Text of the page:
After many years in the United States I still haven't figured out the difference in usage between "as" and "since." What I do know is that both denote (a usually well-known) "because," so most of the time I can substitute "because" and get away with it. But there are times when that either doesn't work or I would have to start a new sentence, which would not be appropriate in the context. Google searches so far have yielded nothing useful. Would someone please explain the correct usage of, and/or give a rule-of-thumb for when to use, "as" vs. "since." Thank you.
Both the words are used as conjuction, preposition and advrb. The word ‘since’ is used to express time as adverb and preposition, as below.
I had seen him previously, but hadn't seen him since. (adv)
I have known her since last year. (pre)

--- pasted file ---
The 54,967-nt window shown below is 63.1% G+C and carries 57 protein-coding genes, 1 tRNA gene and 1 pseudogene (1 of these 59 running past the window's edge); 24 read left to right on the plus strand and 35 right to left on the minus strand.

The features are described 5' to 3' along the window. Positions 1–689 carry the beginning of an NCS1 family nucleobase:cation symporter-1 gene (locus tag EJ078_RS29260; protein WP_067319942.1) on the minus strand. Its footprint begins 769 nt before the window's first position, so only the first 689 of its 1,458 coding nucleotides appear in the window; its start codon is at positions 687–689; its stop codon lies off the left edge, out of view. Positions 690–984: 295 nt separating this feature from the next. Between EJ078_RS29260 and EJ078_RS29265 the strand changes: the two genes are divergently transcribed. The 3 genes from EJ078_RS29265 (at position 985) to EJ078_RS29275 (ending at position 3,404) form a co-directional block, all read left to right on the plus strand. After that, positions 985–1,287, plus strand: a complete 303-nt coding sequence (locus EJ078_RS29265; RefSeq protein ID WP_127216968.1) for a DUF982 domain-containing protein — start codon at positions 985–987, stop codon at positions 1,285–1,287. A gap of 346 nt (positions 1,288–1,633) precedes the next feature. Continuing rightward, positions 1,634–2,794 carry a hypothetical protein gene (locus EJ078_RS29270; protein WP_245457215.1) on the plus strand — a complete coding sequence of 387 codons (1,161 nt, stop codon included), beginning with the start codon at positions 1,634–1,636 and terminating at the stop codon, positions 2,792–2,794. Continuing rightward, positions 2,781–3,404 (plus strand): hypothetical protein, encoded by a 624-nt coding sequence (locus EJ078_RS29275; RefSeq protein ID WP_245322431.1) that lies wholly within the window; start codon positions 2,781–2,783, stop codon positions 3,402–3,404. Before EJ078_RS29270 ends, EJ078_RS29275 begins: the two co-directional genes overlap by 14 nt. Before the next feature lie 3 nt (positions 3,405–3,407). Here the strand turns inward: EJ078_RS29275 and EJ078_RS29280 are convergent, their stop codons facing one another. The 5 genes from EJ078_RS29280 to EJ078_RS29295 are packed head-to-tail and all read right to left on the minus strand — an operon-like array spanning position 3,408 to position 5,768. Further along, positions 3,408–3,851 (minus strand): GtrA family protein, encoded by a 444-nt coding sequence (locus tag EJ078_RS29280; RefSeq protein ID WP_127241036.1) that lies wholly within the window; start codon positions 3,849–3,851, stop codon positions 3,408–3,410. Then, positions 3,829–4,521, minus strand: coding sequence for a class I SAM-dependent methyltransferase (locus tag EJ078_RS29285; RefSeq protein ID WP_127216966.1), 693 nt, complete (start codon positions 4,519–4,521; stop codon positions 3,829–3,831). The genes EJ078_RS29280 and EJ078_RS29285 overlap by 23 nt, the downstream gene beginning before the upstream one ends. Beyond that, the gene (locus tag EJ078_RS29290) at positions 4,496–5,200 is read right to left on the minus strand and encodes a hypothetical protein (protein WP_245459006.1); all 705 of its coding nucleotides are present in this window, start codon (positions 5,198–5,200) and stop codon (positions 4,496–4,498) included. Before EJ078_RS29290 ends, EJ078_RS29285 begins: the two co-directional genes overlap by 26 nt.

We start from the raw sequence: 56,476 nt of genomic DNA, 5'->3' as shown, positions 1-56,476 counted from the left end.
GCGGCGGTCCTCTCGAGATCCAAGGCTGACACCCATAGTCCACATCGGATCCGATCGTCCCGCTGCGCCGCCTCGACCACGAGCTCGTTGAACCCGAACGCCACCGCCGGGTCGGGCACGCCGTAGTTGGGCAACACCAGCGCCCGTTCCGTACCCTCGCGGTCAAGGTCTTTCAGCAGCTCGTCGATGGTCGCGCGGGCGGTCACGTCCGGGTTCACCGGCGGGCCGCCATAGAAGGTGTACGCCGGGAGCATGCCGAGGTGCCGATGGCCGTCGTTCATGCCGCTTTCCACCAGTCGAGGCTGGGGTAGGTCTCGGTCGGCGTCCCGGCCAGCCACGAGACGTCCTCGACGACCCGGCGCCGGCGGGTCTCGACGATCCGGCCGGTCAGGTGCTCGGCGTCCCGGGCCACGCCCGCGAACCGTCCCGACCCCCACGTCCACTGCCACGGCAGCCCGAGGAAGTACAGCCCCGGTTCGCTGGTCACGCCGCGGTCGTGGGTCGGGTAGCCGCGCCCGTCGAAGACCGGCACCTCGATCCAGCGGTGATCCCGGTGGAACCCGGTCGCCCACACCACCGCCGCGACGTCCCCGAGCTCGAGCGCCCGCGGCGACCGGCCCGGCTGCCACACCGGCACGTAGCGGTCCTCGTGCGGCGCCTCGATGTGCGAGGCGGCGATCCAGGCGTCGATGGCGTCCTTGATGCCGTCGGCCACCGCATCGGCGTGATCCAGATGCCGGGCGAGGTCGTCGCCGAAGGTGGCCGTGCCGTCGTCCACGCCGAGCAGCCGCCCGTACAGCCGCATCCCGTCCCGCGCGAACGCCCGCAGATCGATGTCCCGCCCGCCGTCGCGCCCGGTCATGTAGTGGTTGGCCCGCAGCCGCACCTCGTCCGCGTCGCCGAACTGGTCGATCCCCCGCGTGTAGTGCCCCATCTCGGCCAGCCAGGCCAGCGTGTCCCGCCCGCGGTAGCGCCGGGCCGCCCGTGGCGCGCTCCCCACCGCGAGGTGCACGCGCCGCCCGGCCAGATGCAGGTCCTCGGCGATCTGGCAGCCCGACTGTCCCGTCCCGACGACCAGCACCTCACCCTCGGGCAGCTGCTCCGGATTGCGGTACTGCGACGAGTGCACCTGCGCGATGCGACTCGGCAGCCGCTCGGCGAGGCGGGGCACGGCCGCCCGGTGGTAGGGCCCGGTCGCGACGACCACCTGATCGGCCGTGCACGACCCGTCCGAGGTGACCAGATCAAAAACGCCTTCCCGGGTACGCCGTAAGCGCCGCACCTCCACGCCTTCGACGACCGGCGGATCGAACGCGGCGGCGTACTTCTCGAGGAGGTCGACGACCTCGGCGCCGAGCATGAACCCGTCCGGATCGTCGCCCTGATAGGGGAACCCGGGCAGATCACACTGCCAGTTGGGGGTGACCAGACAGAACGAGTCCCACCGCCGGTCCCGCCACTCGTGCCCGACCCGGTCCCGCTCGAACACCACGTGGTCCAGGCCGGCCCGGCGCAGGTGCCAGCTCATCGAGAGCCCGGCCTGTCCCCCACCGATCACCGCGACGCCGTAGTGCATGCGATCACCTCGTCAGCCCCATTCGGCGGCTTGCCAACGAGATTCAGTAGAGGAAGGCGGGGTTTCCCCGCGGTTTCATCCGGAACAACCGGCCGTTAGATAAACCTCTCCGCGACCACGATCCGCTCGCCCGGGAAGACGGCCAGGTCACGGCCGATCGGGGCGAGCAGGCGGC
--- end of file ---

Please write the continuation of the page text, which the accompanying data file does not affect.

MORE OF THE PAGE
The word ‘as’ is used to express extent/degree as adverb and preposition; as below:
You’re heavier than I am, and not as tall. (adv)
You are not as tall as I am. (pre)
However, as conjunction they are usually used introducing reasons with verbs of the senses (feel, hear, read...), expressing emotion (admire, hate, love, like...), In this case they are interchangeable.
As it’s too late, I quit or Since it’s too late, I quit
As/Since we read, we learn. Since/As we were in the computer lab, our English has improved
In certain situatations ‘as’ can only be used; as:
As I came in, she flew.(when)
He sleeps as the rain falls (while)